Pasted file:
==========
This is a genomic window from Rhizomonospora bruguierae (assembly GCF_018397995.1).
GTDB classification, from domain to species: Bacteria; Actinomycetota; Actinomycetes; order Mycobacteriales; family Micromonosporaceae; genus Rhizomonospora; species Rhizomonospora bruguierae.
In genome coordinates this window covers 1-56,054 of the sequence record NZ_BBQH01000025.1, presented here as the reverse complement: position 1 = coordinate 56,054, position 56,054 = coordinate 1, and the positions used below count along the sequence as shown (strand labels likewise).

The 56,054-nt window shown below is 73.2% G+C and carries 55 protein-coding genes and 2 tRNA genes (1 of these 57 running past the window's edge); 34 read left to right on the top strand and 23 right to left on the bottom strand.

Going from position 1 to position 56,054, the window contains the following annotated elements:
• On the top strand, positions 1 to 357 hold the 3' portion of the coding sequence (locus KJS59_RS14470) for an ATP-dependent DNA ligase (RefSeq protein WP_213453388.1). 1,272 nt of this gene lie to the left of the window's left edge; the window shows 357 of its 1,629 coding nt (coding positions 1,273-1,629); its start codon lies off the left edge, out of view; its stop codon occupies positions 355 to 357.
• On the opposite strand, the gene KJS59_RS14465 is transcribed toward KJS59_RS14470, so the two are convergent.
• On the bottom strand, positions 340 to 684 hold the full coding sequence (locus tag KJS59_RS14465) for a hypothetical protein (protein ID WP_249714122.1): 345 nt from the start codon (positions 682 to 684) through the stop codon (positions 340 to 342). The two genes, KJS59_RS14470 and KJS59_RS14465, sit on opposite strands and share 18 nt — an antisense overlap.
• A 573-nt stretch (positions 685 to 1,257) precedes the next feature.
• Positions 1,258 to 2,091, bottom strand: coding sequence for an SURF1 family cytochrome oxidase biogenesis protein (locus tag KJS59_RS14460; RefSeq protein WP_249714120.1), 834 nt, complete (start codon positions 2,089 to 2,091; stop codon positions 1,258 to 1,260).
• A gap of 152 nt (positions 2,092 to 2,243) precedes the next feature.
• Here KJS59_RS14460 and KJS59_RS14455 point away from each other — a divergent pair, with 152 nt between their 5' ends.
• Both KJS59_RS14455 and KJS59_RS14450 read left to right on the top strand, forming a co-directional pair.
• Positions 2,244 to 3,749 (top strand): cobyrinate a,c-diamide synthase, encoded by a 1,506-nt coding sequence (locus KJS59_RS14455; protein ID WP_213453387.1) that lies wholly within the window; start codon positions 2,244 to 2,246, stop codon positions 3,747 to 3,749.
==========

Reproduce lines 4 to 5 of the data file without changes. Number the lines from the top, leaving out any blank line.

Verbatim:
The 56,054-nt window shown below is 73.2% G+C and carries 55 protein-coding genes and 2 tRNA genes (1 of these 57 running past the window's edge); 34 read left to right on the top strand and 23 right to left on the bottom strand.

Going from position 1 to position 56,054, the window contains the following annotated elements: